Stock options and restricted stock awards
2.0

 
1.0

 
1.9

 
0.8

Diluted weighted average shares outstanding
90.0

 
108.6

 
98.1

 
109.3

Earnings (loss) per share – diluted:
 

 
 

 
 
 
 
Income (loss) from continuing operations
$
0.63

 
$
0.31

 
$
0.93

 
$
1.10

Income (loss) from discontinued operations–net of tax

 
0.58

 

 
(0.30
)
Gain (loss) on disposition of discontinued operations–net of tax
0.03

 

 
0.65

 
0.03

Net income (loss) attributable to Terex Corporation
$
0.66

 
$
0.89

 
$
1.58

 
$
0.83

 
Weighted average options to purchase approximately 2,600 and 6,100 shares of the Company’s common stock, par value $0.01 per share (“Common Stock”), were outstanding during the three and nine months ended September 30, 2017, but were not included in the computation of diluted shares as the effect would be anti-dilutive.  Weighted average options to purchase approximately 23,100 and 87,900 shares of the Company’s common stock, par value $0.01 per share (“Common Stock”), were outstanding during the three and nine months ended September 30, 2016, respectively, but were not included in the computation of diluted shares as the effect would be anti-dilutive. There were no weighted average restricted stock awards outstanding during the three months ended September 30, 2017 included in the computation of diluted shares because the effect would be anti-dilutive or performance targets were not expected to be achieved for awards contingent upon performance. Weighted average restricted stock awards of approximately 4,300 were outstanding during the nine months ended September 30, 2017, but were not included in the computation of diluted shares because the effect would be anti-dilutive or performance targets were not expected to be achieved for awards contingent upon performance. Weighted average restricted stock awards of approximately 501,000 and 711,400 were outstanding during the three and nine months ended September 30, 2016, respectively, but were not included in the computation of diluted shares because the effect would be anti-dilutive or performance targets were not expected to be achieved for awards contingent upon performance. ASC 260, “Earnings per Share,” requires that employee stock options and non-vested restricted shares granted by the Company be treated as potential common shares outstanding in computing diluted earnings per share. Under the treasury stock method, the amount the employee must pay for exercising stock options and the amount of compensation cost for future services that the Company has not yet recognized are assumed to be used to repurchase shares.


18



NOTE G – FINANCE RECEIVABLES

The Company, primarily through TFS, leases equipment and provides financing to customers for the purchase and use of Terex equipment. In the normal course of business, TFS assesses credit risk, establishes structure and pricing of financing transactions, documents the finance receivable, and records and funds the transactions. The Company bills and collects cash from the customer.

The Company primarily conducts on-book business in the U.S., with limited business in China, the United Kingdom, Germany and Italy. The Company does business with various types of customers consisting of rental houses, end user customers and Terex equipment dealers.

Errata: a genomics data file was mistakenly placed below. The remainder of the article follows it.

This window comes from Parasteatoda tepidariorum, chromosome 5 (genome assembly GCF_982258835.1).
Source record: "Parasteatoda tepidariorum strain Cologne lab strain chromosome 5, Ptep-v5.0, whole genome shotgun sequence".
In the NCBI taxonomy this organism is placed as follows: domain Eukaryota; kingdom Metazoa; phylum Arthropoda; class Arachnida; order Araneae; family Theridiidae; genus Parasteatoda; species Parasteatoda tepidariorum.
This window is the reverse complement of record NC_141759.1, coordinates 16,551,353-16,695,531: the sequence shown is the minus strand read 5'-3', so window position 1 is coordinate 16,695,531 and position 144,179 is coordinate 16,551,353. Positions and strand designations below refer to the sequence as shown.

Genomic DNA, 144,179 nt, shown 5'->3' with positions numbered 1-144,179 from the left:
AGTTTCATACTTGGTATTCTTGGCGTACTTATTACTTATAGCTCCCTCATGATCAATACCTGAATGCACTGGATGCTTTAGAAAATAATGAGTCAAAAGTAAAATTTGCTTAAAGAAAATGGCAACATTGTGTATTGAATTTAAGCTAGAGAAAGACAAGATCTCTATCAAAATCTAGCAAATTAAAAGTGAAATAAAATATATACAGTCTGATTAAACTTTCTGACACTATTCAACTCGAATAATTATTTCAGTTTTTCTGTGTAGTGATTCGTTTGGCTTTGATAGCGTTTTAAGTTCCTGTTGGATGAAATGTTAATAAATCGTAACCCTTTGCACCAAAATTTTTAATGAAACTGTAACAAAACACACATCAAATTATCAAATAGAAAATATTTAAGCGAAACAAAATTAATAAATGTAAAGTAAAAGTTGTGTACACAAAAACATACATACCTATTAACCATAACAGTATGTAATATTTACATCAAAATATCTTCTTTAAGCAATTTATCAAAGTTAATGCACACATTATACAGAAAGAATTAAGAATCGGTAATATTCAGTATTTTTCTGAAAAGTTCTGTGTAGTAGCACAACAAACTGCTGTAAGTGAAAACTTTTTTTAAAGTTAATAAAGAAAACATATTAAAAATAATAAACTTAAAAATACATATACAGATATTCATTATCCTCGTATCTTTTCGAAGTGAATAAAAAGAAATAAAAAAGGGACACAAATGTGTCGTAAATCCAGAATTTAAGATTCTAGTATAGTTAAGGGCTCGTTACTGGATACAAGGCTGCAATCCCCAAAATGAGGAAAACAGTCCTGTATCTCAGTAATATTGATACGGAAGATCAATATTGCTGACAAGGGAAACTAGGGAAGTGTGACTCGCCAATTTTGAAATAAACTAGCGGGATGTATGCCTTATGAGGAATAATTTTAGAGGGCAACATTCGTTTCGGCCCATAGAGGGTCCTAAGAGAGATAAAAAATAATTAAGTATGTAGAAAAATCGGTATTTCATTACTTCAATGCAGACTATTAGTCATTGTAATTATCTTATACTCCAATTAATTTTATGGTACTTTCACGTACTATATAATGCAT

The Company’s net finance receivable balances include both sales-type leases and commercial loans. Finance receivables that management intends to hold until maturity are stated at their outstanding unpaid principal balances, net of an allowance for loan losses as well as any deferred fees and costs. Finance receivables originated and intended for sale in the secondary market are carried at the lower of cost or estimated fair value, in the aggregate. During the three and nine months ended September 30, 2017, the Company transferred finance receivables of $60.5 million and $149.5 million, respectively, to third party financial institutions, which qualified for sales treatment under ASC 860. During the three and nine months ended September 30, 2016, the Company transferred finance receivables of $81.1 million and $191.3 million, respectively, to third party financial institutions, which qualified for sales treatment under ASC 860. At September 30, 2017, the Company had $41.7 million of held for sale finance receivables recorded in Prepaid and other current assets in the Condensed Consolidated Balance Sheet.

Revenue attributable to finance receivables management intends to hold until maturity is recognized on the accrual basis using the effective interest method. The Company bills customers and accrues interest income monthly on the unpaid principal balance. The accrual of interest is generally discontinued when the contractual payment of principal or interest has become 90 days past due or management has significant doubts about further collectability of contractual payments, even though the loan may be currently performing. A receivable may remain on accrual status if it is in the process of collection and is either guaranteed or secured. Interest received on non-accrual finance receivables is typically applied against principal. Finance receivables are generally restored to accrual status when the obligation is brought current and the borrower has performed in accordance with the contractual terms for a reasonable period of time and the ultimate collectability of the total contractual principal and interest is no longer in doubt. The Company has a history of enforcing the terms of these separate financing agreements.

Finance receivables, net consisted of the following (in millions):
 
September 30,
2017
 
December 31,
2016
Commercial loans
$
230.0

 
$
226.4

Sales-type leases